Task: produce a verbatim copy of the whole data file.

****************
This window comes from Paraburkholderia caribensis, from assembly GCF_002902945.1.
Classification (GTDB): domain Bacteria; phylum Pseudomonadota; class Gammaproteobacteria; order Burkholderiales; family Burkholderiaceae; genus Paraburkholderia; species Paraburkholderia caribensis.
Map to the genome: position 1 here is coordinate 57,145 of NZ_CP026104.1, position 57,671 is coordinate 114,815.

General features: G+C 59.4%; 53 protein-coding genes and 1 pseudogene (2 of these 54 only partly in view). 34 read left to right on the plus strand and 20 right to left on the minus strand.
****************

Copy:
This window comes from Paraburkholderia caribensis, from assembly GCF_002902945.1.
Classification (GTDB): domain Bacteria; phylum Pseudomonadota; class Gammaproteobacteria; order Burkholderiales; family Burkholderiaceae; genus Paraburkholderia; species Paraburkholderia caribensis.
Map to the genome: position 1 here is coordinate 57,145 of NZ_CP026104.1, position 57,671 is coordinate 114,815.

General features: G+C 59.4%; 53 protein-coding genes and 1 pseudogene (2 of these 54 only partly in view). 34 read left to right on the plus strand and 20 right to left on the minus strand.